Blood Donation: Haematologist Calls For Action By Government And People

  To buttress the importance of blood for the survival of humans, a Haematologist has called on kind-hearted Nigerians to take the issue of blood donation as a duty they must perform for humanity. Dr. Adebisi Adetolua revealed this in a chat with this medium recently in Osogbo. She said that from experience, Nigerians attached…”
Yusuf
March 16, 2018 5:00 pm

 

To buttress the importance of blood for the survival of humans, a Haematologist has called on kind-hearted Nigerians to take the issue of blood donation as a duty they must perform for humanity.

Dr. Adebisi Adetolua revealed this in a chat with this medium recently in Osogbo.

She said that from experience, Nigerians attached all sorts of taboo to the practice of donating blood; a practice which had helped to save countless numbers of lives that would have been lost due to loss of blood or non-availability of blood to carry out blood transfusion.

According to her, “most traditional and religious beliefs still attach some form of taboos and redline against the practice of blood donation.

“Some religious sects have advocated a policy of no blood transfusion that has disallowed their adherents from seeking the option of blood transfusion even in medical emergencies and also from voluntarily allowing their members from donating blood”.

The Haematologist revealed that such organisations were supposed to be in the forefront of championing the campaign for the encouragement of the practice, adding that government had played its part and it cannot force the citizens to carry out the practice.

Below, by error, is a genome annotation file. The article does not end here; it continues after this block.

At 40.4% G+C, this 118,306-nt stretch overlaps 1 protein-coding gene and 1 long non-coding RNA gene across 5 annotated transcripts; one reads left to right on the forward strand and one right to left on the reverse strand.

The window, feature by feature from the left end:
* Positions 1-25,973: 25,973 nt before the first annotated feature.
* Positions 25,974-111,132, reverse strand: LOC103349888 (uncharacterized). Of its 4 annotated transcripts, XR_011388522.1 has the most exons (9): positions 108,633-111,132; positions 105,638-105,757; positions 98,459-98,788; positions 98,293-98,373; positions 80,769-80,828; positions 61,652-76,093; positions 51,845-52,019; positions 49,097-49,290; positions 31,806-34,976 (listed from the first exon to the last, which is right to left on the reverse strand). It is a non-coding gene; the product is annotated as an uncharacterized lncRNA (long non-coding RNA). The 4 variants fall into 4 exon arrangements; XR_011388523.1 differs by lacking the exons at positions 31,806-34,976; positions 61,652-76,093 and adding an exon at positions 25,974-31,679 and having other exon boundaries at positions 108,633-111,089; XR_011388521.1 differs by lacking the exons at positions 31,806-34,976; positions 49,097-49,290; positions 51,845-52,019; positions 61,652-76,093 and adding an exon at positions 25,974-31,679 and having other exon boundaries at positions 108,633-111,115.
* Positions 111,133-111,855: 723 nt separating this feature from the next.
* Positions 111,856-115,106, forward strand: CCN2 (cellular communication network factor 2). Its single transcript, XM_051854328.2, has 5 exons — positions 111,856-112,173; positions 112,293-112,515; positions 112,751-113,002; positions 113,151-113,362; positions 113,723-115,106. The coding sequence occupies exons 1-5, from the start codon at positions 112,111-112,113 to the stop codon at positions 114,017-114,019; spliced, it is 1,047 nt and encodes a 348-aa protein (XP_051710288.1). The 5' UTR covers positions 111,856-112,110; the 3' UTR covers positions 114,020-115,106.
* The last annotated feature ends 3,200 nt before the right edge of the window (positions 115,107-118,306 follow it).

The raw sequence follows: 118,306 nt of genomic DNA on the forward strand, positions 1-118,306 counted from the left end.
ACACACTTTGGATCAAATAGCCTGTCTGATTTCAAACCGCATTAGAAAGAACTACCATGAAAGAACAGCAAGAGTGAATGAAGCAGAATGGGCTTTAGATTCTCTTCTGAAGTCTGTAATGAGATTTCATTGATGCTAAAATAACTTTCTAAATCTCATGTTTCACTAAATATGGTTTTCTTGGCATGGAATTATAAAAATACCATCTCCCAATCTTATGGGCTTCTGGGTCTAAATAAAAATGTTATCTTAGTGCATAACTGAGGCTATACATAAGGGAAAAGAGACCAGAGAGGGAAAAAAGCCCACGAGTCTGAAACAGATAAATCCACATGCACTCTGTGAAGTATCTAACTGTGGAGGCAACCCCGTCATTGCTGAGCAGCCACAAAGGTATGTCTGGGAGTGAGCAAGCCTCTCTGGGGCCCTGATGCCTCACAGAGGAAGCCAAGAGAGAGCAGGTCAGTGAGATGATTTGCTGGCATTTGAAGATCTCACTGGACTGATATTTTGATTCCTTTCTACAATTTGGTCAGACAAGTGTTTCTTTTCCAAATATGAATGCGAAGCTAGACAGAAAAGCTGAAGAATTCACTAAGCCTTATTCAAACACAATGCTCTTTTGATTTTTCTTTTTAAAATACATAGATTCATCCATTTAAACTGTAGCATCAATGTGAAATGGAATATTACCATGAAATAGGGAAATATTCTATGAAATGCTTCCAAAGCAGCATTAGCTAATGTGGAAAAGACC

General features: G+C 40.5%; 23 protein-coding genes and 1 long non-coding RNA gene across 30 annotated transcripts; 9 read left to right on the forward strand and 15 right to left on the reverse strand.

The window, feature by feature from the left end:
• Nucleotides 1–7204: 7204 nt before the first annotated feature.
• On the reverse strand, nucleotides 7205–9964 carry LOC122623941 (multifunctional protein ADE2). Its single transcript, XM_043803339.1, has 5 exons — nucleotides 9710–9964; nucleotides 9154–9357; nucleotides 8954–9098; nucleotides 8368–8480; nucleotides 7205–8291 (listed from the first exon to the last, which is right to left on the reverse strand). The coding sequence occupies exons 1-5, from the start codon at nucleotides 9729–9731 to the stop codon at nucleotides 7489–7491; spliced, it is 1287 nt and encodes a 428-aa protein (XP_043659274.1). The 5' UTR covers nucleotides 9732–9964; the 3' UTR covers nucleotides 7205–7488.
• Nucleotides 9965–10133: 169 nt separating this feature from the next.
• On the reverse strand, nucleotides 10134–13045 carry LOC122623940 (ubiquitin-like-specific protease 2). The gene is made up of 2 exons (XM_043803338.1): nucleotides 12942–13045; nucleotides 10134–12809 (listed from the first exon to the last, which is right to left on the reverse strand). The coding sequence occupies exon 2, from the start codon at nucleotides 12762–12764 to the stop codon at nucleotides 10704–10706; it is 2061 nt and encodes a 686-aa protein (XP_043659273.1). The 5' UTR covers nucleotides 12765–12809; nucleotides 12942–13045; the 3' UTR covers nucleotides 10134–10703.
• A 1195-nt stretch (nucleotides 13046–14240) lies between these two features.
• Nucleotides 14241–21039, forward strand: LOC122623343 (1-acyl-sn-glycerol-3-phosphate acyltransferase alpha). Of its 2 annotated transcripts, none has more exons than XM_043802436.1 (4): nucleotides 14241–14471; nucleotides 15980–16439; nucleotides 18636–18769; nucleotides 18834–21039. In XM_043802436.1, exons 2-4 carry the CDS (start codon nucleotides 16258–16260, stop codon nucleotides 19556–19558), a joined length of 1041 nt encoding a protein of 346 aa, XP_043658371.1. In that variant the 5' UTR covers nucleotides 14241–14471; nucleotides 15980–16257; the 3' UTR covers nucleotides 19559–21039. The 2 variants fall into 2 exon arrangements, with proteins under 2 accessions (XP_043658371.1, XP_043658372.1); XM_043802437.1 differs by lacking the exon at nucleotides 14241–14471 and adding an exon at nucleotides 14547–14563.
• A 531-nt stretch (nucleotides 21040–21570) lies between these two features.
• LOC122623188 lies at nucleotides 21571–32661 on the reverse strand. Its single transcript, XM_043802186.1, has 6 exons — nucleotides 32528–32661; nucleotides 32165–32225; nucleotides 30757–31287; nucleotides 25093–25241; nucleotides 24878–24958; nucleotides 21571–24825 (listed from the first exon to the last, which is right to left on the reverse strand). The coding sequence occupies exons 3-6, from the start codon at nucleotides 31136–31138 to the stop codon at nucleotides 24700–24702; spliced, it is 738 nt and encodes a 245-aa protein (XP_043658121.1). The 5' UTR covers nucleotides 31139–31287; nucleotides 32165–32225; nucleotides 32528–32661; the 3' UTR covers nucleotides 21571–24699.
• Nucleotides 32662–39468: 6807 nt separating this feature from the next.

”Many factors contribute to the problems facing blood donation in the country. These factors include donating of unscreened blood, taboos, short fall of eligible blood donors [on health grounds] all which had contributed to depletion of blood reserves all over blood banks in the country.

“The most annoying thing is that even family members of patients that need blood transfusions to survive are reluctant to donate blood.

“They prefer to contribute money amongst themselves to get touts who hang around blood banks in designated hospitals to buy blood from them.

“Another situation which had further increased the rate is unscreened blood being transfused on unsuspecting patients. This unscreened blood may have been infected with Hepatitis, HIV/AIDS, and other blood related infections.”

She called on government and all its agencies to put hands on deck and work out a comprehensive blood donor policy in order to ensure maximum survival of its citizen.

The Haematologist stressed that the benefits of blood donation include good health and a reduced risk of cancer and haemochromatosis which is a health condition that arises due to excess absorption of iron by the body.

She revealed that haemochromatosis may either be inherited, caused by prolonged intake of alcohol, anaemia or other disorder, thus regular blood donation may help in reducing iron overload.

According to her, amongst the benefits is also maintenance of a healthy heart and liver, weight loss for the obese and people who are at higher risk of cardiovascular diseases and stimulation of blood cell production.

“It helps in reducing the risk of damage to liver and pancreas. Donating blood may help in improving cardiovascular health and reducing obesity.

“It is important to know that human blood cannot be manufactured, people are the only source of it and that is why it is important to donate blood and help those who need it.

“It is possible to store your own blood for future needs but there is need for the blood to be stored in a good and hygienic blood bank”.

She however warned that blood donation should not be very frequent and there was need for consultation with a doctor before donating to avoid any health issues.

 

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